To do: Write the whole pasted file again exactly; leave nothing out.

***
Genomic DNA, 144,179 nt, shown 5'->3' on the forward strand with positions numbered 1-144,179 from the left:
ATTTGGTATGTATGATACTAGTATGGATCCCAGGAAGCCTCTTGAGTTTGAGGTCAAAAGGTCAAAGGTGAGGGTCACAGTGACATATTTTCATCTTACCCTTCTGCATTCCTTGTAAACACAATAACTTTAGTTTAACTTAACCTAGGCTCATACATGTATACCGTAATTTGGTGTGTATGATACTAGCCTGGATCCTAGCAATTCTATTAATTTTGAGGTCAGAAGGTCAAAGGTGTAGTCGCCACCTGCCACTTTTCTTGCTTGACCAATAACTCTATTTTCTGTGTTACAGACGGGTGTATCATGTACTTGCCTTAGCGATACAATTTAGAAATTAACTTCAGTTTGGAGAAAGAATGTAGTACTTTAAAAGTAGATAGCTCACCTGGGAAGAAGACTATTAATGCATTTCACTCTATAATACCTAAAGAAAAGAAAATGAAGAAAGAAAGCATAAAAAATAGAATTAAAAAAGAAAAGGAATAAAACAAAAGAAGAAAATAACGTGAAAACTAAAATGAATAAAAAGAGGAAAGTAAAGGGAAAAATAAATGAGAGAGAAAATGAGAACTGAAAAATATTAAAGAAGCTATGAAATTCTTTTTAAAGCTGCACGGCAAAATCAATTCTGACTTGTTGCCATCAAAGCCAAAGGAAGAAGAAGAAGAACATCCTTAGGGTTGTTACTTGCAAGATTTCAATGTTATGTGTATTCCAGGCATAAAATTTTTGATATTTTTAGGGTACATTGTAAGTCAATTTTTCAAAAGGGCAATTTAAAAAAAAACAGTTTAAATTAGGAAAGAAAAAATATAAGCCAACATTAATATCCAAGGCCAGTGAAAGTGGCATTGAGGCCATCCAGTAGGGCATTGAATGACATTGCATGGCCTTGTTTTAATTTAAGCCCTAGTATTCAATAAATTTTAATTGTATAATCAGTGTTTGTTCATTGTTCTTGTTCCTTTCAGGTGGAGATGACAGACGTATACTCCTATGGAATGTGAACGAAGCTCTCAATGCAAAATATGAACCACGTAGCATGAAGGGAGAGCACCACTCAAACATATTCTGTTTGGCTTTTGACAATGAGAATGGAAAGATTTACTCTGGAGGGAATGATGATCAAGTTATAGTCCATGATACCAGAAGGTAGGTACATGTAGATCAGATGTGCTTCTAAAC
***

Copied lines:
Genomic DNA, 144,179 nt, shown 5'->3' on the forward strand with positions numbered 1-144,179 from the left:
ATTTGGTATGTATGATACTAGTATGGATCCCAGGAAGCCTCTTGAGTTTGAGGTCAAAAGGTCAAAGGTGAGGGTCACAGTGACATATTTTCATCTTACCCTTCTGCATTCCTTGTAAACACAATAACTTTAGTTTAACTTAACCTAGGCTCATACATGTATACCGTAATTTGGTGTGTATGATACTAGCCTGGATCCTAGCAATTCTATTAATTTTGAGGTCAGAAGGTCAAAGGTGTAGTCGCCACCTGCCACTTTTCTTGCTTGACCAATAACTCTATTTTCTGTGTTACAGACGGGTGTATCATGTACTTGCCTTAGCGATACAATTTAGAAATTAACTTCAGTTTGGAGAAAGAATGTAGTACTTTAAAAGTAGATAGCTCACCTGGGAAGAAGACTATTAATGCATTTCACTCTATAATACCTAAAGAAAAGAAAATGAAGAAAGAAAGCATAAAAAATAGAATTAAAAAAGAAAAGGAATAAAACAAAAGAAGAAAATAACGTGAAAACTAAAATGAATAAAAAGAGGAAAGTAAAGGGAAAAATAAATGAGAGAGAAAATGAGAACTGAAAAATATTAAAGAAGCTATGAAATTCTTTTTAAAGCTGCACGGCAAAATCAATTCTGACTTGTTGCCATCAAAGCCAAAGGAAGAAGAAGAAGAACATCCTTAGGGTTGTTACTTGCAAGATTTCAATGTTATGTGTATTCCAGGCATAAAATTTTTGATATTTTTAGGGTACATTGTAAGTCAATTTTTCAAAAGGGCAATTTAAAAAAAAACAGTTTAAATTAGGAAAGAAAAAATATAAGCCAACATTAATATCCAAGGCCAGTGAAAGTGGCATTGAGGCCATCCAGTAGGGCATTGAATGACATTGCATGGCCTTGTTTTAATTTAAGCCCTAGTATTCAATAAATTTTAATTGTATAATCAGTGTTTGTTCATTGTTCTTGTTCCTTTCAGGTGGAGATGACAGACGTATACTCCTATGGAATGTGAACGAAGCTCTCAATGCAAAATATGAACCACGTAGCATGAAGGGAGAGCACCACTCAAACATATTCTGTTTGGCTTTTGACAATGAGAATGGAAAGATTTACTCTGGAGGGAATGATGATCAAGTTATAGTCCATGATACCAGAAGGTAGGTACATGTAGATCAGATGTGCTTCTAAAC